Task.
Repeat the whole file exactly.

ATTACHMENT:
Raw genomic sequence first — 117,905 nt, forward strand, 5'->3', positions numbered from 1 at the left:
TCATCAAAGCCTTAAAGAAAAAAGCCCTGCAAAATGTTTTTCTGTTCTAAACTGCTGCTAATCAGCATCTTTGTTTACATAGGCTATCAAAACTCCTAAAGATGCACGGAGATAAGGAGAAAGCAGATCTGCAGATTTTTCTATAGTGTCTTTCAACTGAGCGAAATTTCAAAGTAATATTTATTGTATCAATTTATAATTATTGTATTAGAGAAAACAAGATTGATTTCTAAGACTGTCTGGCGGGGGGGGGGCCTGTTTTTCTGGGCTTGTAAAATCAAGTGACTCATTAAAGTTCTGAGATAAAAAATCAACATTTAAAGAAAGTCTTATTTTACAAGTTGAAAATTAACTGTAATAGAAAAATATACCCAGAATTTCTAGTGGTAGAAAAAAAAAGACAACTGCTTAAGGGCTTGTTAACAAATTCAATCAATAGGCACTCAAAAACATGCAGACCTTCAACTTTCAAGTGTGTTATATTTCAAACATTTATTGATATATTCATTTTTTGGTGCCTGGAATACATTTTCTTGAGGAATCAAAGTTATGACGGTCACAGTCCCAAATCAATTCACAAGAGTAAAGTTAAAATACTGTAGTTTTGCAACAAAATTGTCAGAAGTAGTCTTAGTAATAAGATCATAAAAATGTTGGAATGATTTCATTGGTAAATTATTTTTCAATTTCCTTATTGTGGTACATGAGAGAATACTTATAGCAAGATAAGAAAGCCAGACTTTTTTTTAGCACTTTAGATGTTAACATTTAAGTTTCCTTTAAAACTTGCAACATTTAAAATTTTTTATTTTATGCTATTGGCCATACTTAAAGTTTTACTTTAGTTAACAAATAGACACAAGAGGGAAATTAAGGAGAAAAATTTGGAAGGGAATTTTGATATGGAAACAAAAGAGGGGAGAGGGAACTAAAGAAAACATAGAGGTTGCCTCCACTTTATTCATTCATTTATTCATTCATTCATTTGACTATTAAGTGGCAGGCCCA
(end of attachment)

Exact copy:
Raw genomic sequence first — 117,905 nt, forward strand, 5'->3', positions numbered from 1 at the left:
TCATCAAAGCCTTAAAGAAAAAAGCCCTGCAAAATGTTTTTCTGTTCTAAACTGCTGCTAATCAGCATCTTTGTTTACATAGGCTATCAAAACTCCTAAAGATGCACGGAGATAAGGAGAAAGCAGATCTGCAGATTTTTCTATAGTGTCTTTCAACTGAGCGAAATTTCAAAGTAATATTTATTGTATCAATTTATAATTATTGTATTAGAGAAAACAAGATTGATTTCTAAGACTGTCTGGCGGGGGGGGGGCCTGTTTTTCTGGGCTTGTAAAATCAAGTGACTCATTAAAGTTCTGAGATAAAAAATCAACATTTAAAGAAAGTCTTATTTTACAAGTTGAAAATTAACTGTAATAGAAAAATATACCCAGAATTTCTAGTGGTAGAAAAAAAAAGACAACTGCTTAAGGGCTTGTTAACAAATTCAATCAATAGGCACTCAAAAACATGCAGACCTTCAACTTTCAAGTGTGTTATATTTCAAACATTTATTGATATATTCATTTTTTGGTGCCTGGAATACATTTTCTTGAGGAATCAAAGTTATGACGGTCACAGTCCCAAATCAATTCACAAGAGTAAAGTTAAAATACTGTAGTTTTGCAACAAAATTGTCAGAAGTAGTCTTAGTAATAAGATCATAAAAATGTTGGAATGATTTCATTGGTAAATTATTTTTCAATTTCCTTATTGTGGTACATGAGAGAATACTTATAGCAAGATAAGAAAGCCAGACTTTTTTTTAGCACTTTAGATGTTAACATTTAAGTTTCCTTTAAAACTTGCAACATTTAAAATTTTTTATTTTATGCTATTGGCCATACTTAAAGTTTTACTTTAGTTAACAAATAGACACAAGAGGGAAATTAAGGAGAAAAATTTGGAAGGGAATTTTGATATGGAAACAAAAGAGGGGAGAGGGAACTAAAGAAAACATAGAGGTTGCCTCCACTTTATTCATTCATTTATTCATTCATTCATTTGACTATTAAGTGGCAGGCCCA